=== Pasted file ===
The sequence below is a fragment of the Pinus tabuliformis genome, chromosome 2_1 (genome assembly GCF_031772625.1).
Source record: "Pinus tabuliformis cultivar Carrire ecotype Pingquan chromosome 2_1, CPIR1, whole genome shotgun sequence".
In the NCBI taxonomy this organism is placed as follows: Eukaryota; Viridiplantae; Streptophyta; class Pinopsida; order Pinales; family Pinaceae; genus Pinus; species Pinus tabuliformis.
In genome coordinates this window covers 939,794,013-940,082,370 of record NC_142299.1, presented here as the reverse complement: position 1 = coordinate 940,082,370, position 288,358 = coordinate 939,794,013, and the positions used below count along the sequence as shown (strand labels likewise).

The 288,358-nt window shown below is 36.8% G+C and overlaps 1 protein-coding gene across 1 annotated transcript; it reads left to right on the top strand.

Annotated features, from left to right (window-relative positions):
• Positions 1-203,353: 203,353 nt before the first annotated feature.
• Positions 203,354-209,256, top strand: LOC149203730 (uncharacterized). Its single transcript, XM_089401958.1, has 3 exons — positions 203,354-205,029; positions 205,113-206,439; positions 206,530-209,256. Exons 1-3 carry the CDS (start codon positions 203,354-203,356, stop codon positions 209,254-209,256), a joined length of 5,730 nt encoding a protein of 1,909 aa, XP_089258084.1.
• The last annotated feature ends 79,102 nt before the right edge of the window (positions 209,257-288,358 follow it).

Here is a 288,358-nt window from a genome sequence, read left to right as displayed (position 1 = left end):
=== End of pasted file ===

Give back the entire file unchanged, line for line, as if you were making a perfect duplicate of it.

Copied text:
The sequence below is a fragment of the Pinus tabuliformis genome, chromosome 2_1 (genome assembly GCF_031772625.1).
Source record: "Pinus tabuliformis cultivar Carrire ecotype Pingquan chromosome 2_1, CPIR1, whole genome shotgun sequence".
In the NCBI taxonomy this organism is placed as follows: Eukaryota; Viridiplantae; Streptophyta; class Pinopsida; order Pinales; family Pinaceae; genus Pinus; species Pinus tabuliformis.
In genome coordinates this window covers 939,794,013-940,082,370 of record NC_142299.1, presented here as the reverse complement: position 1 = coordinate 940,082,370, position 288,358 = coordinate 939,794,013, and the positions used below count along the sequence as shown (strand labels likewise).

The 288,358-nt window shown below is 36.8% G+C and overlaps 1 protein-coding gene across 1 annotated transcript; it reads left to right on the top strand.

Annotated features, from left to right (window-relative positions):
• Positions 1-203,353: 203,353 nt before the first annotated feature.
• Positions 203,354-209,256, top strand: LOC149203730 (uncharacterized). Its single transcript, XM_089401958.1, has 3 exons — positions 203,354-205,029; positions 205,113-206,439; positions 206,530-209,256. Exons 1-3 carry the CDS (start codon positions 203,354-203,356, stop codon positions 209,254-209,256), a joined length of 5,730 nt encoding a protein of 1,909 aa, XP_089258084.1.
• The last annotated feature ends 79,102 nt before the right edge of the window (positions 209,257-288,358 follow it).

Here is a 288,358-nt window from a genome sequence, read left to right as displayed (position 1 = left end):